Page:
That said, Skrine has played every game since being drafted in 2011. He has started 37 of 64 games. He has 6 career interceptions (the 4 he got last year put him in the top 10 in picks last year) and has knocked down 49 passes.

Skrine was drafted in 2011 to be a slot corner– and if the Browns had ever bothered to get a competent starting corner, he would be the best nickel back in the game.

He’s also 26 and can probably play four more years.

But “Snapchat” Farmer decided the Browns could live without him, so now the hope that Justin Gilbert straightens out his life becomes a necessity.

Sheard: He was drafted in 2011 to be the end who lines up against right tackles. He was shifted to linebacker when the Browns ditched the 4-3.  He has never complained; the temper issues in college (which made him a gamble) never recurred.

He’s missed only three games, started 50, has 23 sacks and– thanks to his ability to strip-sack a quarterback holding the ball when the pocket collapses– has forced 7 fumbles.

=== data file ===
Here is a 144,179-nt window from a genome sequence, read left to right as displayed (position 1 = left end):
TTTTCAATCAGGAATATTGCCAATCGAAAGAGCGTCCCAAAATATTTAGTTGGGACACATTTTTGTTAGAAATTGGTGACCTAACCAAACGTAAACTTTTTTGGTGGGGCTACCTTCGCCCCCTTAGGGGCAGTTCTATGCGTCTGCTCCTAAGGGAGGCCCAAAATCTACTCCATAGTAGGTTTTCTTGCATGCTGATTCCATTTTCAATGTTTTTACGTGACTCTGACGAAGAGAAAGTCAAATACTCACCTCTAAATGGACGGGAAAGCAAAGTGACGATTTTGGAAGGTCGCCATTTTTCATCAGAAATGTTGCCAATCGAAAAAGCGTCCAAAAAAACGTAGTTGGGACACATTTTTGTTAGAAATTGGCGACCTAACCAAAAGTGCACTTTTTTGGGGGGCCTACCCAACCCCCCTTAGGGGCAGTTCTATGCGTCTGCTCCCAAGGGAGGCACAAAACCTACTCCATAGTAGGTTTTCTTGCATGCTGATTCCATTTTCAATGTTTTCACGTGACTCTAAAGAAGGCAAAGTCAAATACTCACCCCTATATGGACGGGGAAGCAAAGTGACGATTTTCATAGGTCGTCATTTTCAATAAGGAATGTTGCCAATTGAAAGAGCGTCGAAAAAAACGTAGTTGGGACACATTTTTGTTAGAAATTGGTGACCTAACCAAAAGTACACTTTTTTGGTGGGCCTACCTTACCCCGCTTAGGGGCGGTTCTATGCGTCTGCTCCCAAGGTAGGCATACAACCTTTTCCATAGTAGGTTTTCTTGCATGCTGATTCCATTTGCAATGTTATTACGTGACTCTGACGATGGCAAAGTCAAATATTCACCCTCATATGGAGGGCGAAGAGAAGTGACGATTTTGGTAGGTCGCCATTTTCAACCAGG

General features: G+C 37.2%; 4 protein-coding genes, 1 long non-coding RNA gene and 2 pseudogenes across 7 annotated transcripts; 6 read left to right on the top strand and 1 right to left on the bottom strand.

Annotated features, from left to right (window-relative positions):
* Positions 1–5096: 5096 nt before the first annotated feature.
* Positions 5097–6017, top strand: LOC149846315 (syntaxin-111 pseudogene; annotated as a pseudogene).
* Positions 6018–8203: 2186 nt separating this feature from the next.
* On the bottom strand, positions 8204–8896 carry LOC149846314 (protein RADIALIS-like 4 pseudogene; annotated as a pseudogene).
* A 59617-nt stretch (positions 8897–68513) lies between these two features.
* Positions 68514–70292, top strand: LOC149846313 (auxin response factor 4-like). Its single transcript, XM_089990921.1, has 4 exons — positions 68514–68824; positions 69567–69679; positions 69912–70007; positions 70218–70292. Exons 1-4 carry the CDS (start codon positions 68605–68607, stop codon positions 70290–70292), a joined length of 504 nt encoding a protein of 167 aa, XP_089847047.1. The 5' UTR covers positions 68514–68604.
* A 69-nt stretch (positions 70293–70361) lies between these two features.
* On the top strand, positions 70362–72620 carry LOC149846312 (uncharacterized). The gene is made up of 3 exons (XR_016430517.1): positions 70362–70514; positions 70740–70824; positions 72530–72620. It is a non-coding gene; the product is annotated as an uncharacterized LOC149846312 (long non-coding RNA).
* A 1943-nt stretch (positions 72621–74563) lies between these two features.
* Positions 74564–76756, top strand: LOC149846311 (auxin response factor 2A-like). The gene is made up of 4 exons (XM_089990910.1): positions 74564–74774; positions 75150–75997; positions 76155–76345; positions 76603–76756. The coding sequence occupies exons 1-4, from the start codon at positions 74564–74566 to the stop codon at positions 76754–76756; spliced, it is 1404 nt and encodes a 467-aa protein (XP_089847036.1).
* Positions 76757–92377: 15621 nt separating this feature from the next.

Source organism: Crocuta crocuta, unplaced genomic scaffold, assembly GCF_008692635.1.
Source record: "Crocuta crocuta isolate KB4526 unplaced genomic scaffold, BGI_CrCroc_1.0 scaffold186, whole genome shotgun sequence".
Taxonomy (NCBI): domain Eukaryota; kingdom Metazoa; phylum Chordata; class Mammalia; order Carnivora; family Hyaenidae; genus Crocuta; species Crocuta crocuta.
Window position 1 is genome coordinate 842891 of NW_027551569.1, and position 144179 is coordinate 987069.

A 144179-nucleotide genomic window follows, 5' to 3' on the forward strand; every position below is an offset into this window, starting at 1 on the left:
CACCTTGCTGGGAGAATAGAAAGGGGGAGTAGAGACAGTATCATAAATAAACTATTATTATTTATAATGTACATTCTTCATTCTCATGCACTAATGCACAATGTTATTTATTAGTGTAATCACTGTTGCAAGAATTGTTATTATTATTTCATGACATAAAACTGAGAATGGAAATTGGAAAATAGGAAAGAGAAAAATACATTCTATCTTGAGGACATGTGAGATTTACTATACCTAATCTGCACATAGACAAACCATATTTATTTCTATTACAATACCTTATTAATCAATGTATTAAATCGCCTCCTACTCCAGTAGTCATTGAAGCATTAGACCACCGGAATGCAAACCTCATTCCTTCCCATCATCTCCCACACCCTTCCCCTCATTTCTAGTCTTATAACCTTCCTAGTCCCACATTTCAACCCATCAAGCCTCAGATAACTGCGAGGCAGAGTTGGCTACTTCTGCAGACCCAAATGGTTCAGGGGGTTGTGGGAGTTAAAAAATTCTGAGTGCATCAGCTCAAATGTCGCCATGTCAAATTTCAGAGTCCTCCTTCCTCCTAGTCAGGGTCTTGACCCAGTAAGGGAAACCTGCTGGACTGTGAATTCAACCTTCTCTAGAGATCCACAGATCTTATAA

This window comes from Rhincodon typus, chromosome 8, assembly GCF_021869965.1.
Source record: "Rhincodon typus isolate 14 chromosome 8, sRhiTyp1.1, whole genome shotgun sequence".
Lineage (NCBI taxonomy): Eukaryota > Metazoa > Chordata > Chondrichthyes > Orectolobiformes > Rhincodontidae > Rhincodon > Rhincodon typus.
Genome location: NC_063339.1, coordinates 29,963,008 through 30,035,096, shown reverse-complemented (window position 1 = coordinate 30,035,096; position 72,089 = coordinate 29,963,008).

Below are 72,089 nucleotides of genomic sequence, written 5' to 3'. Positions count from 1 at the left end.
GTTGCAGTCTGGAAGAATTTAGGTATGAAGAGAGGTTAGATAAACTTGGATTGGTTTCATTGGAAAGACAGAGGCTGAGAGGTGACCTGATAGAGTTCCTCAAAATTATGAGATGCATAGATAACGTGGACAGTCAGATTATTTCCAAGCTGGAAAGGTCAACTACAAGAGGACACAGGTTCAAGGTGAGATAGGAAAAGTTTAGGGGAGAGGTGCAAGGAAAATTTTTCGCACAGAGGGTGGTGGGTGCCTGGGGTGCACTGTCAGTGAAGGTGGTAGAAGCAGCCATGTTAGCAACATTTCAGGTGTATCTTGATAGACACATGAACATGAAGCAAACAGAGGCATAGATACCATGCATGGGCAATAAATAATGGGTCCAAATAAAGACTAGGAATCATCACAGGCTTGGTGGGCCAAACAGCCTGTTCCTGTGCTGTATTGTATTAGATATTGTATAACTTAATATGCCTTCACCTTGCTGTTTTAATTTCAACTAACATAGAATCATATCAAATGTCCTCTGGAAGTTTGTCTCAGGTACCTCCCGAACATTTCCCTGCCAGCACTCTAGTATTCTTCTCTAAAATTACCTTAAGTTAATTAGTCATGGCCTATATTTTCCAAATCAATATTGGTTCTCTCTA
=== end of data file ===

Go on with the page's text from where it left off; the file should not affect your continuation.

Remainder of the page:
His departure requires Meowkevious Mingo and Paul Kruger to stay healthy and play well.

Rubin: He would have been tough to keep, because Tom Heckert gave him a huge contract extension that he didn’t live up to.Rubin was making $9 million and the Browns would have needed him to take an 80% cut.

But “Snapchat” didn’t even try.

Of course, part of the reason Rubin dropped off was that he got the contract when he was a nose tackle– the position he is most suited to play (He’s 6’2″ and 320). Since that point, he’s played defensive end and defensive tackle, and some nose.

He’s missed only 13 games in 7 seasons, started 75 out of 99 games played and performed well when he played nose tackle or defensive tackle.

Hoyer: He isn’t a great quarterback and he wanted to start. And if the Browns had obtained a good quarterback, he would have lost the competition and groused about being a backup. His unwillingness to sit on the bench means it is probably better that he did not return.

Replacing him with a Brandon Weeden clone like Josh McCown, however, means the Browns took a step backwards. Unless Johnny Football’s rehab was closer to an exorcism (possible; not probable), the quarterback position will be a chasm again.

Austin: The argument for not bringing him back as a starter is easy: He’s missed 36 games in 9 seasons. He;s played a full season only 4 times. It’s been four years since he was a Pro Bowl player and two since he was a good one.